January 17, 2011
The Internet was started more than 40 years ago.
I find it useful to divide the history of the Internet into roughly three distinct periods:
Internet 1.0 1969-1994
This was the period when the Internet mostly used by people in very large organizations. In the 1980’s, I was doing consulting work for meteorologists (using ParcPlace Smalltalk) who had access to a Cray supercomputer connected to the Internet (IIRC, it was referred to as ArpaNet at the time). We used utilities such as FTP, Telnet, and Mail. The user interface was the Unix command line.
Internet 2.0 1995-2006
Tim Berners-Lee first proposed the World Wide Web in 1989 which laid the foundations for the HTML (HyperText Markup Language), DNS (Domain Name Server), and URL (Uniform Resource Locator) standards that we use today. It seems that 1995 was the year that the Internet really entered the public consciousness with the launch of Netscape Navigator and the introduction of the (Internet capable) Java programming language.
The World Wide Web made it easy for non-technical users to navigate the Internet using browsers. And HTML made it possible for semi-technical people to create Web content.
Aspects of Internet 1.0 didn’t disappear, of course – things like FTP and Telnet were still widely used. W3 was layered on top of the existing infrastructure.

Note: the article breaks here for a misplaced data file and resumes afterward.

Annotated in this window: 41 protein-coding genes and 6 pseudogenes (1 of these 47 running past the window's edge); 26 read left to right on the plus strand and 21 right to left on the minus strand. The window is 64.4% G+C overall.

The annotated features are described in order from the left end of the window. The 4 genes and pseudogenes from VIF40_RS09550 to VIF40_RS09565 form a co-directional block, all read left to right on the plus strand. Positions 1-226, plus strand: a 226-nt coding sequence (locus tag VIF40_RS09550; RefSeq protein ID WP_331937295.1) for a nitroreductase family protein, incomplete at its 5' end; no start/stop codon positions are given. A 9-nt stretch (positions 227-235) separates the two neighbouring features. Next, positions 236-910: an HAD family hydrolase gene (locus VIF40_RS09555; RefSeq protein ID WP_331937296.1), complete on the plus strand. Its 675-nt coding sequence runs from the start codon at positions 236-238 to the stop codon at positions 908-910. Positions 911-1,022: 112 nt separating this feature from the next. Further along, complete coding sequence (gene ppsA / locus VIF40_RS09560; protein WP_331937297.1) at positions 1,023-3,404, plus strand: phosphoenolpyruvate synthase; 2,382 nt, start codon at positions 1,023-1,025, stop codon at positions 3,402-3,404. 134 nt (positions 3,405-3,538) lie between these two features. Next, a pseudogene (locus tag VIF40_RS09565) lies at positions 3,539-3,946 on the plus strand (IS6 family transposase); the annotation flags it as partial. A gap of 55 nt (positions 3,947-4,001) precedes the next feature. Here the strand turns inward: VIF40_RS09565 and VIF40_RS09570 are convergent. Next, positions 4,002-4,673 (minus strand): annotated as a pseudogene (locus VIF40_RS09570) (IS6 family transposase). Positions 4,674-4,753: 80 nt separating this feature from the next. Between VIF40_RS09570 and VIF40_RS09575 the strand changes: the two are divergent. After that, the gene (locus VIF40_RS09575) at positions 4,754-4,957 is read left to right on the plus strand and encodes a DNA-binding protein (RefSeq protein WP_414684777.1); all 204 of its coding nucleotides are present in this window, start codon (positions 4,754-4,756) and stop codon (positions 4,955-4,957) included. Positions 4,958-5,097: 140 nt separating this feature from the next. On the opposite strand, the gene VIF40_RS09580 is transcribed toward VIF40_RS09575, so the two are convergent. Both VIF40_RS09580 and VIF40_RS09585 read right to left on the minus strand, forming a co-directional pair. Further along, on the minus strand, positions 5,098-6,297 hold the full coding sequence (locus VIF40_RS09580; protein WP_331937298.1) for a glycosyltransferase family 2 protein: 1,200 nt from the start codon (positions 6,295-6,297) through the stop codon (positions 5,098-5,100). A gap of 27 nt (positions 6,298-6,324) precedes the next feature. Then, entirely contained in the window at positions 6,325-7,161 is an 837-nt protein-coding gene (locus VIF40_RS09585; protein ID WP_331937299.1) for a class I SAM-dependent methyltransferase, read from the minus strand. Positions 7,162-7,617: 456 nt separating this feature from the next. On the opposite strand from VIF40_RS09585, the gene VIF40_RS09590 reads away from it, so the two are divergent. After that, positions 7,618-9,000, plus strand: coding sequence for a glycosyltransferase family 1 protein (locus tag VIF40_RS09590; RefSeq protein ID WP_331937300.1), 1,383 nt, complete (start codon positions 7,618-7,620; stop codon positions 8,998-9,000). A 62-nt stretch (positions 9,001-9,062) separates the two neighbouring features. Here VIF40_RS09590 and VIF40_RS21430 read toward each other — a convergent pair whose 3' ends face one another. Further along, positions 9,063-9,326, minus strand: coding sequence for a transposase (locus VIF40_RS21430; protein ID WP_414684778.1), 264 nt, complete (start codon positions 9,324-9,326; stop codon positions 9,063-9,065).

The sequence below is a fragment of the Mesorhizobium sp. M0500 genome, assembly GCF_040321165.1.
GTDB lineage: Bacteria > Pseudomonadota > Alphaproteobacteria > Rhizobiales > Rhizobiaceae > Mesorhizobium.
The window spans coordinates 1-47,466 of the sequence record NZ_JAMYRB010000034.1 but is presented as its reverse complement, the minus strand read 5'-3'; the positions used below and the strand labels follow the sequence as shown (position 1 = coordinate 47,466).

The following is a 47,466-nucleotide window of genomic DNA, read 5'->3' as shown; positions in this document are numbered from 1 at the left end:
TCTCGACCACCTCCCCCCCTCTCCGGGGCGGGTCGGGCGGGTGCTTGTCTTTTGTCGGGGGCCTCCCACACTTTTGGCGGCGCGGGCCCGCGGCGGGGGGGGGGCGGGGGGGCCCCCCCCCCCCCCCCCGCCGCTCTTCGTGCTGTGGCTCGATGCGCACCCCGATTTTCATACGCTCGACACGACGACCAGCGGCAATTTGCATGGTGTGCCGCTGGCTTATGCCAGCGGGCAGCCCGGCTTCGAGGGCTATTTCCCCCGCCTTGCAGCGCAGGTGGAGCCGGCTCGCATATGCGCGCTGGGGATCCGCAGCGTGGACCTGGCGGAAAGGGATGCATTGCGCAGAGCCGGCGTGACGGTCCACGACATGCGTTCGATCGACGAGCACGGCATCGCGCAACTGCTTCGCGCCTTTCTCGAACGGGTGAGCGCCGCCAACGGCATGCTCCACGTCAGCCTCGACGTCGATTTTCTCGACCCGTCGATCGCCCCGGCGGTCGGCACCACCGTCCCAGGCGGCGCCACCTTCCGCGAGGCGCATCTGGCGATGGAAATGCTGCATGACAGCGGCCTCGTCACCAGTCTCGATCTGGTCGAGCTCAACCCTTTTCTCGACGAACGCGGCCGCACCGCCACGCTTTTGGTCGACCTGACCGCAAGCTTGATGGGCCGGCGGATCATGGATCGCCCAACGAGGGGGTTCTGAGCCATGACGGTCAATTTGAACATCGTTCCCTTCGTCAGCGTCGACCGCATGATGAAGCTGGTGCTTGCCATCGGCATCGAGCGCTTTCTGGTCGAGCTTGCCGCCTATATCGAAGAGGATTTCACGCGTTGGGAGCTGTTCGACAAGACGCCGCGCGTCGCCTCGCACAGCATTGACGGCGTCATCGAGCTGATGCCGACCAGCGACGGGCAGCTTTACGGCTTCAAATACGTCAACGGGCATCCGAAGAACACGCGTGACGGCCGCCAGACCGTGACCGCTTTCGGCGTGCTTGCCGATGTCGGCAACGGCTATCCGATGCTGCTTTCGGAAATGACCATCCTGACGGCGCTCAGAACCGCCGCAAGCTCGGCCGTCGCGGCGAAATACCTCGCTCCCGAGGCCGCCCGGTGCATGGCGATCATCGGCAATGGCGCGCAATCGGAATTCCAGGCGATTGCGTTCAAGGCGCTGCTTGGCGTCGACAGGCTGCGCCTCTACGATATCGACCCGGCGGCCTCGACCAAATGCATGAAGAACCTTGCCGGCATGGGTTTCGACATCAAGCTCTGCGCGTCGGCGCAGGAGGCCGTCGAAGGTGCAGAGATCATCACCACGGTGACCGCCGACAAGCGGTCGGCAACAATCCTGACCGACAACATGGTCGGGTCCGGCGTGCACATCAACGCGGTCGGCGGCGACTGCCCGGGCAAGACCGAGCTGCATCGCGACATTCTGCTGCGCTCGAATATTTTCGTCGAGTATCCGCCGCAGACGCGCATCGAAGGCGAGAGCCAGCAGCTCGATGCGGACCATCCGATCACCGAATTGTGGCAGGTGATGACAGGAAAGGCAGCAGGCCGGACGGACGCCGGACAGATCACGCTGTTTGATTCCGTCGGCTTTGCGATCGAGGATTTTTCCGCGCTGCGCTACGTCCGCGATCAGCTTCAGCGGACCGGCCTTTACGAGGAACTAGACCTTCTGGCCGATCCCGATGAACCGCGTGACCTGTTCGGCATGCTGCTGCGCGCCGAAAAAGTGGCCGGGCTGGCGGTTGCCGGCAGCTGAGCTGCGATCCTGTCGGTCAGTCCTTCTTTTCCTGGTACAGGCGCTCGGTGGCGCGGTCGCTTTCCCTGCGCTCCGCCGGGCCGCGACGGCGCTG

The period after 1995 was marked by a huge increase in the popularity of dynamic languages to build Web sites. Some languages had been around for a time (Perl) and some totally new ones were invented specifically for HTML (PHP). New technology led to several new companies being created (eg Google).
Internet 3.0 2007 –
IMHO, we are at the beginning of another major change in the way we use the Internet. I set 2007 as the start of this period because that is when the iPhone was first introduced.
This new period is characterized by a highly interactive, programmed user interface. With HTML web pages displayed in a browser, the page structure and interactions are determined on the server side.
But with programs running in the client device, the user experience and interaction is determined by the program and the server becomes mainly an interface to a database.
This change in the user interface is occurring across the spectrum:
— the Silverlight ecosystem of tools and libraries
— Adobe Flex tools and libraries
— Android phones and tablets
— Apple’s iPhone and iPad
— other devices such as Amazon’s Kindle
— online games such as World of Warcraft and EverQuest
The World Wide Web will still be used for decades to come.
But it is apparent that we are at the start of a much more dynamic way of connecting through the Internet. And most of the new devices using these technologies will be lightweight, portable and wireless.
Which brings me inevitably to Smalltalk.
Smalltalk was designed to be simple, lightweight, and to use a very intuitive messaging protocol. Which makes it the perfect language for the age of Internet 3.0.